Toloa scholarship recipient tells story

posted: 4:40 pm - 13th November 2017
Fuli Fuli family

For Fuli Fuli, a recipient of the Ministry for Pacific Peoples 2016 Toloa tertiary scholarship, this could not have come at a better time.

“I remember getting the call, and I was in total shock when I got the news, and it was the best thing ever.”

Fuli recalls how blessed in life he was for being awarded the scholarship and sharing the news with family.

“I felt incredibly overwhelmed. There was a huge financial burden lifted off my shoulders, knowing that I didn’t have to pay back $25,000 of the student loan. I was overjoyed, and grateful.”

Fuli, a NZ-born Samoan grew up in Otara, graduated in May this year with a Bachelor of Technology (Hons) and rolled over to study Masters of Computer Science at the University of Auckland.

Receiving the Toloa tertiary scholarship became Fuli’s incentive to study more.

“This scholarship has opened many doors for me,” says Fuli.

“It allowed me to continue with my postgraduate studies with confidence, knowing it will be at no cost.”

“I've been able to complete my Bachelor of Technology free of charge, thanks to the Ministry for Pacific Peoples and now I am studying towards my Master’s degree.”

“I was told that I was the only Pacific Islander who studied the Bachelor of Technology at the time and having the scholarship available enabled more of our Pacific people to get into this particular area of study.”

“My Masters journey is no different. I’m the only Pacific Islander studying a postgraduate in Computer Science, and this really encourages me to go further into doctoral studies.”

“I am thankful for being one of the Toloa scholarship recipients, as it has opened doors for me to apply for other scholarships like the Tuputoa program, which places Maori and Pacific graduates in corporate jobs as interns.”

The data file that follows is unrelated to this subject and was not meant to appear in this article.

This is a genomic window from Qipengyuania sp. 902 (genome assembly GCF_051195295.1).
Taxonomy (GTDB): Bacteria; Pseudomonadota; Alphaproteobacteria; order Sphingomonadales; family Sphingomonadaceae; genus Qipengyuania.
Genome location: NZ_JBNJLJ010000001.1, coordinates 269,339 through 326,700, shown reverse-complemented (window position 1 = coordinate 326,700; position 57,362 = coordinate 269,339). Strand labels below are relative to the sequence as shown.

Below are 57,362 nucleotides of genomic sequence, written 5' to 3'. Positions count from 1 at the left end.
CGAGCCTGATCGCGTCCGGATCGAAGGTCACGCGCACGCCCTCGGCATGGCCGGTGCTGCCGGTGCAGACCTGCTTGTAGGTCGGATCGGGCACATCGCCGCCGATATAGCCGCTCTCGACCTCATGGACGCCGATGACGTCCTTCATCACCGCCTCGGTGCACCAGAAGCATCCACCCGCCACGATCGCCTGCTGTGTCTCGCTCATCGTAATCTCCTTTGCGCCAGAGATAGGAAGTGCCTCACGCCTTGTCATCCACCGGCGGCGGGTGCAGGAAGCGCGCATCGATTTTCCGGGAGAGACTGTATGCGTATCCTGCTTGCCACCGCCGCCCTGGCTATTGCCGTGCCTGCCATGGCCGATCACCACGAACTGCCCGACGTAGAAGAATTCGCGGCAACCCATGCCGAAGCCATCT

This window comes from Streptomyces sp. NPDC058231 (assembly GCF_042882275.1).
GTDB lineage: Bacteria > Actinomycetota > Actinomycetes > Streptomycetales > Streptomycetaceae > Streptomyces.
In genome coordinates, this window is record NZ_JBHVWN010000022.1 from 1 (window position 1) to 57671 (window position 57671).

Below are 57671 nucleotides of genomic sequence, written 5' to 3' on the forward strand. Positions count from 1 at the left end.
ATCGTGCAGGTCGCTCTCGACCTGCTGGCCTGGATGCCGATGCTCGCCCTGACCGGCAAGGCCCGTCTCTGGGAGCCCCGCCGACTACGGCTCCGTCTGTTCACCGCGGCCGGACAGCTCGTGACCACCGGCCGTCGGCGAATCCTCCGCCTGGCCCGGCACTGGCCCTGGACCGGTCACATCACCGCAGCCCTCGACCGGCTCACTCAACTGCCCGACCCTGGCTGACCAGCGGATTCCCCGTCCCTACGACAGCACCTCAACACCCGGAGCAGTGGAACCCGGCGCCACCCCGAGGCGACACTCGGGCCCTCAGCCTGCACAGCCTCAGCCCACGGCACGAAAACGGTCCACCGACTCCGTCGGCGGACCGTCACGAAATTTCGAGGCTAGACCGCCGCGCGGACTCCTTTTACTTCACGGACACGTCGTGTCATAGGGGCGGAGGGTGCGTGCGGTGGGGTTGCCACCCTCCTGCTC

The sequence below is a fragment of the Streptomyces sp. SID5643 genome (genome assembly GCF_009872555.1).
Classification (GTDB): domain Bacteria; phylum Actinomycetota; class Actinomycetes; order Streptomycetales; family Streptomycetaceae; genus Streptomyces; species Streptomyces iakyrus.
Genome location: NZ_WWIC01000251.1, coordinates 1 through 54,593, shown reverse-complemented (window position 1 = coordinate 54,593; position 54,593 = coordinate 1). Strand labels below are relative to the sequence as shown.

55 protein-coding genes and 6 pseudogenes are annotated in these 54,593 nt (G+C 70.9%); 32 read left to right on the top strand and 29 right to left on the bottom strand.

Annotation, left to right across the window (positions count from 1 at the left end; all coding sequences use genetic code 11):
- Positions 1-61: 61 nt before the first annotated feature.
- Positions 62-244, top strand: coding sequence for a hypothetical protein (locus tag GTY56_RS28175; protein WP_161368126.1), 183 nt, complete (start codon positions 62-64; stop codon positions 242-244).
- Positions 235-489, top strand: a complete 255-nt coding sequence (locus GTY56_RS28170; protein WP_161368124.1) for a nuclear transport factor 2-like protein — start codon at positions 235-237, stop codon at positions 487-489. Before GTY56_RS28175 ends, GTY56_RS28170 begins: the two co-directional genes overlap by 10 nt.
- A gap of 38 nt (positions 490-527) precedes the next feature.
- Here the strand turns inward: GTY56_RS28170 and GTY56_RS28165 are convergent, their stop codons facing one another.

“Last summer, I did an internship for Spark as a web developer. It has allowed me to apply for more scholarships at postgraduate level.”

Fuli has always been focused on getting into the IT industry.

“I chose to study a Bachelor of Technology because technology has always been a passion of mine.”

“The degree looks at the networking and computer science software side of technology, as well as business management. It’s a challenging 4-year degree that requires a high-level pass and maintaining a GPA of 5.0 or above in order to remain in the course.”

Fuli strives for excellence.

“I continue to push myself to get the best out of me. Technology in this day-and-age is becoming more important in the job market as industries move towards automation and greater dependency on computers. The need for skilled people in these fields is constantly growing.”

“I am progressing through a Masters of Computer Science, which is a one-year research-based degree which involves no taught papers but just a thesis to be handed in at the end of the year.”

“There are only 6 other people to be doing the one-year pure research masters, so it feels pretty good to have been accepted because it is more prestigious than any other type of Masters qualification. So, at the moment my study revolves around looking at ways of creating performance enhancing proxies that can resolve internet TCP latency in satellite links and this will be useful for ships, planes and most importantly, Pacific Islands that still rely on satellite for Internet, like Niue and the Cook Islands.”

“My aspiration is to become a network administrator, project manager, a software engineer, or even a web developer,” smiles Fuli.

“My degree has wide applications and will definitely help me get into the IT industry in many fields.”

The Ministry for Pacific Peoples have eight Toloa tertiary scholarships on offer, each valued up to $25,000, available for Pacific students wanting to pursue studies in Science, Technology, Engineering and Maths (STEM) subjects. Click here to find out more. Applications for the Toloa Scholarships closes on Friday 5 January 2018.